At The Movies: Jackass Presents: Bad Grandpa (2013)Published October 30, 2013 by Christopher Boyle · Under Movie Reviews
(Long Island, N. Y.) I’ll admit it…I’m a Jackass fan. From the 2000-2002 MTV television show and the three films that followed, I’ve always gotten a hugely perverse kick out of Johnny Knoxville and his band of mentally unbalanced misfits as they engaged in all manner of skits, pranks, and stunts, most of which involved pain, injury, nudity and/or some form of bodily excrement.
2010’s Jackass 3D, while inspired at times, for the most part just felt like the well had finally run dry. The whole gimmick was just starting to feel forced, and perhaps it was just time for these guys to retire and get normal 9-to-5 jobs. I mean, they’re almost all in their 40’s now…time to grow up, right?
However, to my surprise, there is now a fourth Jackass movie, and it actually succeeds where the previous one faltered. How, you may ask? By upping the ante? Nope…by stripping the Jackass concept down to its core and, believe it or not, taking just one skit and stretching out for the entire duration of a feature-length film. Sounds crazy? Yeah, but that’s Johnny Knoxville for ya.
Jackass Presents: Bad Grandpa is centered around Knoxville’s Irving Zisman character; hidden under layers of latex and make-up, he plays a cantankerous 86 year old man whose outrageous behavior is tempered by the begrudging slack the victim of his pranks typically gives to the elderly. After all, those old folks can’t help getting their genitals stuck in vending machines, can they?
Much like Sasha Baron Cohen’s Borat character, Bad Grandpa’s gimmick is all about the fact that people generally don’t take the elderly (or, in Borat’s case, foreigners) all that seriously, so when Knoxville rolls into an all-black strip club on ladies’ night in full Zisman mode and offers patrons a “serving of Irving,” the women laugh it off.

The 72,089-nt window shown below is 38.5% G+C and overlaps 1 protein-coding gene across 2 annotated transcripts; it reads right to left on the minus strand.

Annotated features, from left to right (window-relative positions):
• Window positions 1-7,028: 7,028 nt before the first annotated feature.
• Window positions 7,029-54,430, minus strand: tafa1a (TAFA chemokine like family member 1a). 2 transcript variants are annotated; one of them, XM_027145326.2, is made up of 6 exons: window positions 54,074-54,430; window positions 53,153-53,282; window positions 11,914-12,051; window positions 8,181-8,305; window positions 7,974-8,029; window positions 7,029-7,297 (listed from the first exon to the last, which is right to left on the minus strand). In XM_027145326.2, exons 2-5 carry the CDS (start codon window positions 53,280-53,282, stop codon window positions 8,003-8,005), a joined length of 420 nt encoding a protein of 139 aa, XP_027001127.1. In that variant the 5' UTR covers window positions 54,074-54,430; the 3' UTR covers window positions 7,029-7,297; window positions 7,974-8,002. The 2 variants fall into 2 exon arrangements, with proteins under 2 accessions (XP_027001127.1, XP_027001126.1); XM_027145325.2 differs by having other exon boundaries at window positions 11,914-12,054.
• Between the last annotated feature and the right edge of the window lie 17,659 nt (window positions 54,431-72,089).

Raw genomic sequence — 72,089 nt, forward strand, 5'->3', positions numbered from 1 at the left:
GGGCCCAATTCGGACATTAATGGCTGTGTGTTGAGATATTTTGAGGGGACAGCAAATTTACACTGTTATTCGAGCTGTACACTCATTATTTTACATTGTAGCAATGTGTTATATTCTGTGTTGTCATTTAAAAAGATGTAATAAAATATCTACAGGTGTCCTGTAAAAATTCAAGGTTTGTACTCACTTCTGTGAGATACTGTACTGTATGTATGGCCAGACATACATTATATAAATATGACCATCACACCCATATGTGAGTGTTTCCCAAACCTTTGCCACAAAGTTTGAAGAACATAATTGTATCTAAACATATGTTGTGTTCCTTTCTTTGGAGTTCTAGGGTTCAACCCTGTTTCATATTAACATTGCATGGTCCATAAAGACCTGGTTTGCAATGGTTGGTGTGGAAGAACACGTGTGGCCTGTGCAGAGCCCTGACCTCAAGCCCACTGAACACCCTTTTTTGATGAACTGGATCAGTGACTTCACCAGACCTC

Until he drops his drawers and lets it…um, all hang out, so to speak. Then all hell breaks loose, and the harmless old guy is no longer quite so harmless? But hey…it’s all in good fun.
Much like Baron Cohen’s 2006 Borat movie, Bad Grandpa is a series of hidden-camera skits that prey upon the unsuspecting public, loosely stitched together by a storyline involving Zisman taking a road trip with his grandson Billy (Jackson Nicoll). It seems that Billy’s mom is off to jail and the newly-widowed Zisman has his dreams of womanizing dashed when he is reluctantly charged with the task of delivering Billy to live with his deadbeat dad.
What follows is a cross-country journey involving strip clubs, flatulence, bingo halls, shoplifting, corpse humor, property destruction, heavy-handed (and unsuccessful) pick-up techniques, malfunctioning kiddie rides, twisted child beauty pageants, binge drinking…basically all manner of tomfoolery, but, shockingly enough, all tied together with a slight emotional edge and some genuine heart that a film like this desperately needs in order to avoid being just another gross-out comedy. It’s not as gut-bustingly hilarious as perhaps it aspires to be, but it’s still consistently funny and enjoyable.
Knoxville, while displaying his usually comic timing and improvisational abilities, also surprisingly manages to inject Irving Zisman with a bit of a soul as well. Little Jackson Nicoll matches Knoxville’s performance as an adorable, baby-faced boy with the heart of a devil (he reminds me a lot of the Man Show Boy, if anyone remembers that kid). It’s no spoiler to say that, over the course of their road trip, Zisman and Billy form a bond, and that slow-building affection is genuinely touching…when grandpa isn’t blasting diner walls with his excrement, that is.
Jackass Presents: Bad Grandpa isn’t for everyone; but if the idea of a man and his grandson engaging in a heart-warming afternoon of fishing on the very same bridge that they just tossed grandma’s dead body off of, then Bad Grandpa is for you.
This article is an opinion piece which reflects the views of its author and does not necessarily reflect the views of the site itself, or the owners of Long Island Exchange. For more information please view our terms of service.